A coffee chat with Kyle Nakatsuji, the CEO & Cofounder of Clearcover - an auto insurance company that uses technology to create a better cost structure and offers customers a better experience for less money.
Prior to starting Clearcover, Kyle helped launch a venture-capital fund at American Family Insurance. He convinced the insurer to invest in video-doorbell startup Ring, which was later acquired by Amazon for $1 billion. He later convinced his former employer to back his car insurance startup, Clearcover, which he co-founded in 2016. Kyle believed he could carve out room for a new car insurance company amid giants such as Allstate, State Farm and Geico by creating a low-cost, low-hassle, millennial-friendly product and a low-touch, high-tech business model. The Chicago-based company has grown to more than 400 employees and sells in 19 states. It has raised $330 million (source: Crain's Chicago Business).
There was no eureka moment 💡
Every startup's origin story is some post-facto of all the things you actually discovered along the way and then mash up all of your learnings into what you already knew theoretically from the very beginning. As a founder, you take many small discoveries and large mistakes and compress them through time to craft a eureka moment when telling the story. But the reality is we had an inkling, a theme in mind, of how you would build something enduring in this space - and then went out to build it.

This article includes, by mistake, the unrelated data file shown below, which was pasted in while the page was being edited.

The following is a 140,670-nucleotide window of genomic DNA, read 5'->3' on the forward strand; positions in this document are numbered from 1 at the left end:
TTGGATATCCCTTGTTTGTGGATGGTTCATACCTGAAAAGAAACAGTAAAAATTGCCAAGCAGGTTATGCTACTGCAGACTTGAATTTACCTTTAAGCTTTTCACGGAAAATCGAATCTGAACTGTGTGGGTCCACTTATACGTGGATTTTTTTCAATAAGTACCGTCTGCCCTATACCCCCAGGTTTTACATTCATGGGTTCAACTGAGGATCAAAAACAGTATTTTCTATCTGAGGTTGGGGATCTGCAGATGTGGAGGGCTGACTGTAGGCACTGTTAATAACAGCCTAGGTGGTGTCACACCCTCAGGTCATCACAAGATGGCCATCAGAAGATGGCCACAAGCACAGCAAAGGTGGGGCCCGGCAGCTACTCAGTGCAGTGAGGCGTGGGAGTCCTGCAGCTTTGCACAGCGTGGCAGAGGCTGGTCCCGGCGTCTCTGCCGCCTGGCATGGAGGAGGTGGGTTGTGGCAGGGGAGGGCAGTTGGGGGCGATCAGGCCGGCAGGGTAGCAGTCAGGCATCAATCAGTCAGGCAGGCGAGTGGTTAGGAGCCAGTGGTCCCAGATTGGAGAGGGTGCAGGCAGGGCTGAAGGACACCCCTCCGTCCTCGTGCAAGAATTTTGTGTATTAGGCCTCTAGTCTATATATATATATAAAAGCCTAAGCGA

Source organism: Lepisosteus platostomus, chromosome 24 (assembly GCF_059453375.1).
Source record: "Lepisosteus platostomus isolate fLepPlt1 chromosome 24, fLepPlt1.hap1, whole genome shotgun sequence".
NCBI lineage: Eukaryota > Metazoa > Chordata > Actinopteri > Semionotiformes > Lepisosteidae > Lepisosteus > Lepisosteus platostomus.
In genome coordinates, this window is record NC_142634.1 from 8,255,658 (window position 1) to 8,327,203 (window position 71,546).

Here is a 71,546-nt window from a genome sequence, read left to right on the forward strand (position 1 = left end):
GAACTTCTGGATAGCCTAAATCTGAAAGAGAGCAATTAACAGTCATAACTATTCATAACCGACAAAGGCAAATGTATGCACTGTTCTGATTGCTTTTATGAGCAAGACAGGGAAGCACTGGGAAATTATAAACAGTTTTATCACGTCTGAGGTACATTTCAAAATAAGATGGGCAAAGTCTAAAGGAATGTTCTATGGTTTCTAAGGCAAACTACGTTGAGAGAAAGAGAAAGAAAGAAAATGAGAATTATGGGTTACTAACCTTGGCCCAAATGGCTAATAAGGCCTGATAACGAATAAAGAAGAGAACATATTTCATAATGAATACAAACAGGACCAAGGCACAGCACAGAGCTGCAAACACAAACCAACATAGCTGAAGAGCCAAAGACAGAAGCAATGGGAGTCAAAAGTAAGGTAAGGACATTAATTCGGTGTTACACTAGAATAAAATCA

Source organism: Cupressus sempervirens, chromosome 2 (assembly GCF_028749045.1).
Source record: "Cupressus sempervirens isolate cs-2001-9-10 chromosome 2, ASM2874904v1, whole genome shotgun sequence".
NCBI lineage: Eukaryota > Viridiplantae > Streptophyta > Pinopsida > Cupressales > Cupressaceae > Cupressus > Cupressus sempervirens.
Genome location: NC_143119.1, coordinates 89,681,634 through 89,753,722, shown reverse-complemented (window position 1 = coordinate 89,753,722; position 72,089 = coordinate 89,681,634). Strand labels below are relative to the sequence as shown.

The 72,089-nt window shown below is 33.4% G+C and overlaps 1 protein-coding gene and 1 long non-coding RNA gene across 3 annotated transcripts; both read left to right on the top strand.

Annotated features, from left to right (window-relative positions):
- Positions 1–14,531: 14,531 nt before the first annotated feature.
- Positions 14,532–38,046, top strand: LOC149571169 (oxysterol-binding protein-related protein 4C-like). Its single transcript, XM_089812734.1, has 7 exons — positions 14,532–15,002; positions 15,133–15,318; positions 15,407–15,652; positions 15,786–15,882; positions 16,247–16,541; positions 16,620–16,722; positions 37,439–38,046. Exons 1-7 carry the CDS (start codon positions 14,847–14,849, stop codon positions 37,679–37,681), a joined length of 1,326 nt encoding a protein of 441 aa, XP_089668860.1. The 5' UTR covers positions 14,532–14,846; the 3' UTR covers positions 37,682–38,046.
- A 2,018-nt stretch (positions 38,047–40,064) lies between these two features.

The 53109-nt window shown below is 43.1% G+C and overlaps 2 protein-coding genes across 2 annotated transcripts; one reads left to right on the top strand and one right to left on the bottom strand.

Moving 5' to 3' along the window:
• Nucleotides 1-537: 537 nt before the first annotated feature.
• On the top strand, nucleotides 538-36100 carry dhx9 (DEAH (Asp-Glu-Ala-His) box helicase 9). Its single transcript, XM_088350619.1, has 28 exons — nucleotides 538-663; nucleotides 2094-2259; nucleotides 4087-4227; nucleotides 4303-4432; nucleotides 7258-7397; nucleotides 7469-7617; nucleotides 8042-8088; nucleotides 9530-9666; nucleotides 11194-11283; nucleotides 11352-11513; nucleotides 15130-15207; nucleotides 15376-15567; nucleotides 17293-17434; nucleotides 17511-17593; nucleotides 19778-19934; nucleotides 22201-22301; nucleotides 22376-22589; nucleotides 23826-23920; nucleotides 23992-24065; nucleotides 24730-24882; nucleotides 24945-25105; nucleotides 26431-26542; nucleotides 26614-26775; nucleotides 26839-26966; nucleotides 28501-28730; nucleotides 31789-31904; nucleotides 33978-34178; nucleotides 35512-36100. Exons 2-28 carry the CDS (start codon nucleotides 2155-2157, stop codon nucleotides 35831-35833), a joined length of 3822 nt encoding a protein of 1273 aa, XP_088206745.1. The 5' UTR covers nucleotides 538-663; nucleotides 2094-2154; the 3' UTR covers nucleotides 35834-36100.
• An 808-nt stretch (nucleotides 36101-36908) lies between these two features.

The early days...
The insurance industry isn't very customer-centric, it's old, and has been around for a long time. Traditionally, insurers tended to have a bend towards incrementalism i.e. working on the next thing that modestly improves some massive part of the business but leads them away from customer-centricity in the long term.
We found that to win at this game, your customer-centricity needs to stretch over a long period of time (20-30 years), and not just be the cool thing you do today. The KEY to doing this for us was cost structure. In addition to that, you have to stop doing the old things while finding room to implement the new things. We started with a blank slate -- and being able to use new technology versus having old legacy systems to deal with.
The winning formula: run your business at a lower cost = leverage the increase in economic surplus = invest that economic surplus in whatever that customer-centric thing was at the particular time.
Increasing the surface area of your luck
You can't force yourself to be lucky but you can increase the surface area upon which you might get lucky. For me, studying law, working at American Family, and being around entrepreneurs increased the surface area upon which I was able to get lucky. Lucky in the sense that I was able to;
- Stumble on an idea that made sense
- Work with somebody that helped me think of things in a different way
- Meet someone that was willing to bet on me early in my career
You can't manifest these things into existence, but you can do things that help grow the surface area for those moments to happen in your life.